The need for a fusible link on the shop electrical supply is a good comment and I'll check into that.



Fusible links are not used for residential wiring.

The overcurrent device being fed protects the line from overload, while the POCO protects everything before the first overcurrent device from a short with a line fuse on the high side of the pole transformer.

This is one of the reasons for the very high interrupting requirements of circuit breakers.
The actual amount of current available until the breaker opens is VERY large.
10,000 amps is a low value.




The 100 amp box inside the shop is protected by a 100 amp breaker for the entire box and then each circuit has breaker protection.  The entire circuit is protected with a 200 amp breaker at the meter...before the transfer switch.  So, does there need to be any further protection?


Sounds fine.

Even in places with no county codes there is almost always a state mandated code that must be followed.

Inspections may not occur, but you still have to meet the state required code.




You would not believe some of the building methods that builders get away with in the rural areas where I live.  The cities pretty much have adopted various building codes but many of the rural areas have not.  And seriously, anything goes!!  However, as you can imagine, electrical fires are quite common in the area that I live in!!  

I want to build this house properly and educating myself on the proper methods is the best way to hold any contractor's feet to the fire to ensure that it's done correctly.

For example, 2 ground rods are NEVER installed in this area.  From my reading though, if you use one ground rod you MIGHT have enough grounding but should test it....and the average person and contractor does not have the required equipment to test it.  However, 2 ground rods are almost always (I would say always but then someone would argue that point too!) enough without any measurements.  More grounding cannot be a bad thing and it doesn't add much cost to the final bill.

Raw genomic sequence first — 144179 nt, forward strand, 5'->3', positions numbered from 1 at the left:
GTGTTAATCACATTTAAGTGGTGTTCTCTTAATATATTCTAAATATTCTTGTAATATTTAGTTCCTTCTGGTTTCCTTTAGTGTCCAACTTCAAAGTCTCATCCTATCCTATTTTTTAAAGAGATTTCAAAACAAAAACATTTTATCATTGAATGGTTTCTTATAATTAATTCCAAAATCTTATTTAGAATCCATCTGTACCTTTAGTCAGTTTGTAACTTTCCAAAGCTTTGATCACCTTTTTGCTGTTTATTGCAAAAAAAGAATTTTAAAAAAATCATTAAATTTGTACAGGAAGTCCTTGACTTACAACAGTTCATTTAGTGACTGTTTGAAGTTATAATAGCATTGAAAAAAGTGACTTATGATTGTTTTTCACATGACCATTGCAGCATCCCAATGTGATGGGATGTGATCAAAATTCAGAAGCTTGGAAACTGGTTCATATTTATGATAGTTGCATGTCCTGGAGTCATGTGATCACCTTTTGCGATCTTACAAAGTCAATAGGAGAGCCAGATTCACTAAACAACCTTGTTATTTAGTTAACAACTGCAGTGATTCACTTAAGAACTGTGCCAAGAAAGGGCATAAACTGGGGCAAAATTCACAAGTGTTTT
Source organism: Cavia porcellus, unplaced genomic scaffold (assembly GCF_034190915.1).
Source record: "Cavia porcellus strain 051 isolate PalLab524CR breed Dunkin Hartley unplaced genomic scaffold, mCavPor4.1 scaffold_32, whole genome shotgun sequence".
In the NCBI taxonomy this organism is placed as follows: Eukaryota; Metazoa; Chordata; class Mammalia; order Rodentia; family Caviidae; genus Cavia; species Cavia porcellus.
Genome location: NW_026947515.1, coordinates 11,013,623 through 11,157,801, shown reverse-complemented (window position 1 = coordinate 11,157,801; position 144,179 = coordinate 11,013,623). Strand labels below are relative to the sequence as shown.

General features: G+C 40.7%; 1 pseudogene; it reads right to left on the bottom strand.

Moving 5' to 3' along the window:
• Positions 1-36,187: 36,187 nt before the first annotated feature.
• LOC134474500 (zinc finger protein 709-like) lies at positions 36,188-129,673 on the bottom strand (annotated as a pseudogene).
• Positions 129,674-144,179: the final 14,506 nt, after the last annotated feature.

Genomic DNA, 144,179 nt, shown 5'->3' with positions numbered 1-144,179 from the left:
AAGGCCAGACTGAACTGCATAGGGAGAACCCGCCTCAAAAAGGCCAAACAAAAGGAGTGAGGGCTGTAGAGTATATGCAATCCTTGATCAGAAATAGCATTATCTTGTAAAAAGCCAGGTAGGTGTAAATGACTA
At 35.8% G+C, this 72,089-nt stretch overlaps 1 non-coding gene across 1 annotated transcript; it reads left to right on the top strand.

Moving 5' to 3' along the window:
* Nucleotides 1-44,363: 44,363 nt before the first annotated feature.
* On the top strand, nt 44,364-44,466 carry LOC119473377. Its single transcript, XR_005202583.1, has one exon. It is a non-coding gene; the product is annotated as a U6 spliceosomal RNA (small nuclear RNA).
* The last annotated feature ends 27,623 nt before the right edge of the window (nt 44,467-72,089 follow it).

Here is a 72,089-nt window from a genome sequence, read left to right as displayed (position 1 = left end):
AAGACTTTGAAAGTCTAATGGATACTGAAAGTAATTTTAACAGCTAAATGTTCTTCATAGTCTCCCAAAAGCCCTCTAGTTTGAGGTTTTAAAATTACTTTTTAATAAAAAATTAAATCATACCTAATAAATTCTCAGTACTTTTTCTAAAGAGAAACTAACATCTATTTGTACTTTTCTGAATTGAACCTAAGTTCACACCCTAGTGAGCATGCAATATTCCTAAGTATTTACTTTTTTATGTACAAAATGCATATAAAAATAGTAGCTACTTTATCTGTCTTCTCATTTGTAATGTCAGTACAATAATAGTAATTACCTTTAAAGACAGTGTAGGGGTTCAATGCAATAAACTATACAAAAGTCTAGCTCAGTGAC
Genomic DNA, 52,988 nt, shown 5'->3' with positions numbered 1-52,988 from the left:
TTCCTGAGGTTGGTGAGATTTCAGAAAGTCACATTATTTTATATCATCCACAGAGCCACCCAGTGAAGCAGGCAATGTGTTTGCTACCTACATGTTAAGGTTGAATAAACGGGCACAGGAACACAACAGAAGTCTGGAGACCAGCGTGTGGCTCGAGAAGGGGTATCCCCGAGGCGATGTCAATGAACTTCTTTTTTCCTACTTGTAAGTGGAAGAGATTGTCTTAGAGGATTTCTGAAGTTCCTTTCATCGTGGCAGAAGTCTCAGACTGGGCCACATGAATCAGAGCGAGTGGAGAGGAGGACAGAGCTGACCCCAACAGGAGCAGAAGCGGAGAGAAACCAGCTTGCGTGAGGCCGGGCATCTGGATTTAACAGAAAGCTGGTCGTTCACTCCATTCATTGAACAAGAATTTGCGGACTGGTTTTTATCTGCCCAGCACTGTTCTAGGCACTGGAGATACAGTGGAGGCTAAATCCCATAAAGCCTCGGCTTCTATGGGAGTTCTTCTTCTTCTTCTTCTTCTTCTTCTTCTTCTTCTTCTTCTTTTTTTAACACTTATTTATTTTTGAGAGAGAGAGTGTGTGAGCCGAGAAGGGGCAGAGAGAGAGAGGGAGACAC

Link Posted: 8/11/2011 2:14:23 PM EDT
Originally Posted By brickeyee:
2 ground rods provide the required grounding and they have to be bonded to the incoming neutral to "balance" any unbalanced loads.


Ground rods are for lightning and pole transformer leakage.
They do nothing at 120 V.


The need for a fusible link on the shop electrical supply is a good comment and I'll check into that.



I beg to differ, Was recently working at building (granted it was 3 phase w/t neutral from POCO) the original install never had the Neutral bonded to ground. 30 years later I go in with employees complaining of getting shocked by equipment, pipe working arcing, and the cable TV wiring getting hot, I witnessed this personally and was dumbfounded by what I saw. finally pull the covers on the Gear and start looking inside for any issues noticed that the Neutral bonding jumper wasn't bolted to the Ground side. I Took  my meter and found that I had 50 volts to Ground from the neutral bar, I made a temporary jumper and using my amp meter found that there was a 30 amp load to ground from the neutral.

so telling me that the grounds are for lightening and transformer leakage sounds like a lot of manure!




Fusible links are not used for residential wiring.

The overcurrent device being fed protects the line from overload, while the POCO protects everything before the first overcurrent device from a short with a line fuse on the high side of the pole transformer.


This is one of the reasons for the very high interrupting requirements of circuit breakers.
The actual amount of current available until the breaker opens is VERY large.
10,000 amps is a low value.



Link Posted: 8/11/2011 2:23:39 PM EDT
Originally Posted By brickeyee:
Originally Posted By ColtRifle: